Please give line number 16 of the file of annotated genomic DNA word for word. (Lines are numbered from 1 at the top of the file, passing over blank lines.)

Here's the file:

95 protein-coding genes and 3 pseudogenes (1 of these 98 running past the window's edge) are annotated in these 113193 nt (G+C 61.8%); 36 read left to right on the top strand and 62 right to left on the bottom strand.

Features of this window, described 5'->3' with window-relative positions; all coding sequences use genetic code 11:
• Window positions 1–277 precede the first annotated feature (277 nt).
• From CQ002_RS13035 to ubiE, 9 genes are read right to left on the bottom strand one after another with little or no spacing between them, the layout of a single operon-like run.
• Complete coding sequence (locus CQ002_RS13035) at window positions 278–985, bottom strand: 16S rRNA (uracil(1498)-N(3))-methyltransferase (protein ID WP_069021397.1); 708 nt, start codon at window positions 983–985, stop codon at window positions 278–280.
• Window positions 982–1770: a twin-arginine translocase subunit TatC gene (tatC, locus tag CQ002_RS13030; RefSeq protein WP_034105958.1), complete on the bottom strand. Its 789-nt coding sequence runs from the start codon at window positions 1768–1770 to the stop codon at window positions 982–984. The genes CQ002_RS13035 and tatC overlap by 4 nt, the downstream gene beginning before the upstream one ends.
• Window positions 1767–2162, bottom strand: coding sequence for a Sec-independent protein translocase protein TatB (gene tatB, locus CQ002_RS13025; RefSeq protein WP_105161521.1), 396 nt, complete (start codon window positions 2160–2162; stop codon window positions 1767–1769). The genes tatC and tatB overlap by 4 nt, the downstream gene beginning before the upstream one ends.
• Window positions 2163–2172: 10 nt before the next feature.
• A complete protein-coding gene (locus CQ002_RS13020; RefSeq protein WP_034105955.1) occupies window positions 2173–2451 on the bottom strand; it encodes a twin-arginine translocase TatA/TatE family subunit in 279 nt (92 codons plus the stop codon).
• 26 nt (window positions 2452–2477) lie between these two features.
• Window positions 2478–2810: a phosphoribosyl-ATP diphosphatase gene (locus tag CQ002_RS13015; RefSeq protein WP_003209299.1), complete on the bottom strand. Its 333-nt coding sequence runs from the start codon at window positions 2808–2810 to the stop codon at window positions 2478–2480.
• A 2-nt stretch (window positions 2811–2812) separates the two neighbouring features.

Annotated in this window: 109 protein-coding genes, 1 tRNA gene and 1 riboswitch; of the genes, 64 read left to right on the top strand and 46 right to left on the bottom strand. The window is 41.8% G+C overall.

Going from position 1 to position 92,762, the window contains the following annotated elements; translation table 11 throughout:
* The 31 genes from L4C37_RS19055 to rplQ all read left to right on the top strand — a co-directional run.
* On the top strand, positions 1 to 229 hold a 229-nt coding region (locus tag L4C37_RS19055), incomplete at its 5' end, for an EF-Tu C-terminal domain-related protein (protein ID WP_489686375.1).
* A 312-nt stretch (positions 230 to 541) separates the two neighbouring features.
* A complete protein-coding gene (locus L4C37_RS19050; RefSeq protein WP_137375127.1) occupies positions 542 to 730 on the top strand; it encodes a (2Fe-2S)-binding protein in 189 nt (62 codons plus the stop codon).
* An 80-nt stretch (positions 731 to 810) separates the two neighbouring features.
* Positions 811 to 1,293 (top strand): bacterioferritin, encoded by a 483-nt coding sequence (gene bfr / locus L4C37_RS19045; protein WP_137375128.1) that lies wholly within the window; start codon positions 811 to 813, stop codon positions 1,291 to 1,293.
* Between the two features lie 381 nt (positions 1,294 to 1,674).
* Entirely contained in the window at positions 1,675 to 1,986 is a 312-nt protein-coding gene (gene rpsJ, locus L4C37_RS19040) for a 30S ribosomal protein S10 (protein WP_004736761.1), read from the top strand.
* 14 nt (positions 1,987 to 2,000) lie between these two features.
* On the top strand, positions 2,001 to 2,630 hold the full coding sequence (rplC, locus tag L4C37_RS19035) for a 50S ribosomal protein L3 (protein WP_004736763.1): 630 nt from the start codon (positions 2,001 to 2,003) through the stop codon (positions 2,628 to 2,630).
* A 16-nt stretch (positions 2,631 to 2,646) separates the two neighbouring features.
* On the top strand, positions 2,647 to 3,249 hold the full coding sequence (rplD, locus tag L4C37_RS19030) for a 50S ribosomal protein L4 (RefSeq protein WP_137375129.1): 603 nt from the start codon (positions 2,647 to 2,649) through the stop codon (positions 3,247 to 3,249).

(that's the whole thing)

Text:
* On the top strand, positions 1 to 229 hold a 229-nt coding region (locus tag L4C37_RS19055), incomplete at its 5' end, for an EF-Tu C-terminal domain-related protein (protein ID WP_489686375.1).